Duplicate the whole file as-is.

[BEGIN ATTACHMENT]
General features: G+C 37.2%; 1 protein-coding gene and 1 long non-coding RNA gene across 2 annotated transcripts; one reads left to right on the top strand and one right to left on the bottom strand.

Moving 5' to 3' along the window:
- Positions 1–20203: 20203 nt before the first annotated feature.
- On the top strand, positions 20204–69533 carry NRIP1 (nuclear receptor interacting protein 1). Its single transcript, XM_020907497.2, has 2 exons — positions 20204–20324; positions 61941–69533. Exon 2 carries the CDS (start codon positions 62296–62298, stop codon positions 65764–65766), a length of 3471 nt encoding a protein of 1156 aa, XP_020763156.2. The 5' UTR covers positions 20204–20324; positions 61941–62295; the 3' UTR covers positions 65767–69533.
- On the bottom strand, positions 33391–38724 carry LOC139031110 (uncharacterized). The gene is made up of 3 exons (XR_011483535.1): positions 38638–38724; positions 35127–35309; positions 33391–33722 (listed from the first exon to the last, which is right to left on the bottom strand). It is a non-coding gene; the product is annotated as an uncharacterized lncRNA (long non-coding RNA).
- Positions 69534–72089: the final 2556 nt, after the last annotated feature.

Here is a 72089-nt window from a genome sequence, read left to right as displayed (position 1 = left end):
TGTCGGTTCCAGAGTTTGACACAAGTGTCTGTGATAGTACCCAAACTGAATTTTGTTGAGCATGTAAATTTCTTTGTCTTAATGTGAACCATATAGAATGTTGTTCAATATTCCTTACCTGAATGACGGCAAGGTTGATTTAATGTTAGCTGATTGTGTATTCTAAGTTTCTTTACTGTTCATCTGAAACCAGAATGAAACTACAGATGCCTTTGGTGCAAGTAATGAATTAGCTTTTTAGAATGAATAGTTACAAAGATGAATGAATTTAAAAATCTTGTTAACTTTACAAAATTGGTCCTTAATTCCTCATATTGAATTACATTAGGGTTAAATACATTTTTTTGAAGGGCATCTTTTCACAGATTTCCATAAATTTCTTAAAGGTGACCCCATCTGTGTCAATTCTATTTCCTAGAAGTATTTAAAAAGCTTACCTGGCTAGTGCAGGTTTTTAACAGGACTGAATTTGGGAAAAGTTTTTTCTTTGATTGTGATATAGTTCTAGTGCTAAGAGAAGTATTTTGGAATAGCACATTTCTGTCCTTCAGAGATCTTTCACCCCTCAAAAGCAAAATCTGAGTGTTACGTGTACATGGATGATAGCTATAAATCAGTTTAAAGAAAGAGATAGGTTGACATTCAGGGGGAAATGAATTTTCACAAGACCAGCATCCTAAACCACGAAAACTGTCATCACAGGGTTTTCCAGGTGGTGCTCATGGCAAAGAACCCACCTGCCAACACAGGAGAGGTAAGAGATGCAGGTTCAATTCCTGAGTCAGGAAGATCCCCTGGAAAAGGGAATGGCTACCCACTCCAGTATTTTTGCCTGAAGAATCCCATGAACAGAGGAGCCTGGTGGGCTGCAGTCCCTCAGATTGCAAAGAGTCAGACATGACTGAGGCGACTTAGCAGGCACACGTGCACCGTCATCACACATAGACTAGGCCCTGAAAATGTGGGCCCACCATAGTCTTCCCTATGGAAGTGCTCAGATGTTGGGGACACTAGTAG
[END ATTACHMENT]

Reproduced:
General features: G+C 37.2%; 1 protein-coding gene and 1 long non-coding RNA gene across 2 annotated transcripts; one reads left to right on the top strand and one right to left on the bottom strand.

Moving 5' to 3' along the window:
- Positions 1–20203: 20203 nt before the first annotated feature.
- On the top strand, positions 20204–69533 carry NRIP1 (nuclear receptor interacting protein 1). Its single transcript, XM_020907497.2, has 2 exons — positions 20204–20324; positions 61941–69533. Exon 2 carries the CDS (start codon positions 62296–62298, stop codon positions 65764–65766), a length of 3471 nt encoding a protein of 1156 aa, XP_020763156.2. The 5' UTR covers positions 20204–20324; positions 61941–62295; the 3' UTR covers positions 65767–69533.
- On the bottom strand, positions 33391–38724 carry LOC139031110 (uncharacterized). The gene is made up of 3 exons (XR_011483535.1): positions 38638–38724; positions 35127–35309; positions 33391–33722 (listed from the first exon to the last, which is right to left on the bottom strand). It is a non-coding gene; the product is annotated as an uncharacterized lncRNA (long non-coding RNA).
- Positions 69534–72089: the final 2556 nt, after the last annotated feature.

Here is a 72089-nt window from a genome sequence, read left to right as displayed (position 1 = left end):
TGTCGGTTCCAGAGTTTGACACAAGTGTCTGTGATAGTACCCAAACTGAATTTTGTTGAGCATGTAAATTTCTTTGTCTTAATGTGAACCATATAGAATGTTGTTCAATATTCCTTACCTGAATGACGGCAAGGTTGATTTAATGTTAGCTGATTGTGTATTCTAAGTTTCTTTACTGTTCATCTGAAACCAGAATGAAACTACAGATGCCTTTGGTGCAAGTAATGAATTAGCTTTTTAGAATGAATAGTTACAAAGATGAATGAATTTAAAAATCTTGTTAACTTTACAAAATTGGTCCTTAATTCCTCATATTGAATTACATTAGGGTTAAATACATTTTTTTGAAGGGCATCTTTTCACAGATTTCCATAAATTTCTTAAAGGTGACCCCATCTGTGTCAATTCTATTTCCTAGAAGTATTTAAAAAGCTTACCTGGCTAGTGCAGGTTTTTAACAGGACTGAATTTGGGAAAAGTTTTTTCTTTGATTGTGATATAGTTCTAGTGCTAAGAGAAGTATTTTGGAATAGCACATTTCTGTCCTTCAGAGATCTTTCACCCCTCAAAAGCAAAATCTGAGTGTTACGTGTACATGGATGATAGCTATAAATCAGTTTAAAGAAAGAGATAGGTTGACATTCAGGGGGAAATGAATTTTCACAAGACCAGCATCCTAAACCACGAAAACTGTCATCACAGGGTTTTCCAGGTGGTGCTCATGGCAAAGAACCCACCTGCCAACACAGGAGAGGTAAGAGATGCAGGTTCAATTCCTGAGTCAGGAAGATCCCCTGGAAAAGGGAATGGCTACCCACTCCAGTATTTTTGCCTGAAGAATCCCATGAACAGAGGAGCCTGGTGGGCTGCAGTCCCTCAGATTGCAAAGAGTCAGACATGACTGAGGCGACTTAGCAGGCACACGTGCACCGTCATCACACATAGACTAGGCCCTGAAAATGTGGGCCCACCATAGTCTTCCCTATGGAAGTGCTCAGATGTTGGGGACACTAGTAG